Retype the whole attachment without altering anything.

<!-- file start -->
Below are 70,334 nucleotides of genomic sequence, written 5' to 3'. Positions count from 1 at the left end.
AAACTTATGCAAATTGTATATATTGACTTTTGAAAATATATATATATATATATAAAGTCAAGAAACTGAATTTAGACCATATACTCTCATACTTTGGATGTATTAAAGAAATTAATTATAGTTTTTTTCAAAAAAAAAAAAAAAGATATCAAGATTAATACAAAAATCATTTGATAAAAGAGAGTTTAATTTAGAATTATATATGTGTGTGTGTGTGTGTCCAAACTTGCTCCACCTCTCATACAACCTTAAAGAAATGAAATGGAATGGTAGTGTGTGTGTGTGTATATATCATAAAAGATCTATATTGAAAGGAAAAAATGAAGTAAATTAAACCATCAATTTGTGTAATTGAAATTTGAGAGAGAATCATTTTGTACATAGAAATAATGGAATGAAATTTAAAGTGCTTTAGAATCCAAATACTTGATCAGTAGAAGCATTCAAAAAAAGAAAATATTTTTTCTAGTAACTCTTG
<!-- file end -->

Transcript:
Below are 70,334 nucleotides of genomic sequence, written 5' to 3'. Positions count from 1 at the left end.
AAACTTATGCAAATTGTATATATTGACTTTTGAAAATATATATATATATATATAAAGTCAAGAAACTGAATTTAGACCATATACTCTCATACTTTGGATGTATTAAAGAAATTAATTATAGTTTTTTTCAAAAAAAAAAAAAAAGATATCAAGATTAATACAAAAATCATTTGATAAAAGAGAGTTTAATTTAGAATTATATATGTGTGTGTGTGTGTGTCCAAACTTGCTCCACCTCTCATACAACCTTAAAGAAATGAAATGGAATGGTAGTGTGTGTGTGTGTATATATCATAAAAGATCTATATTGAAAGGAAAAAATGAAGTAAATTAAACCATCAATTTGTGTAATTGAAATTTGAGAGAGAATCATTTTGTACATAGAAATAATGGAATGAAATTTAAAGTGCTTTAGAATCCAAATACTTGATCAGTAGAAGCATTCAAAAAAAGAAAATATTTTTTCTAGTAACTCTTG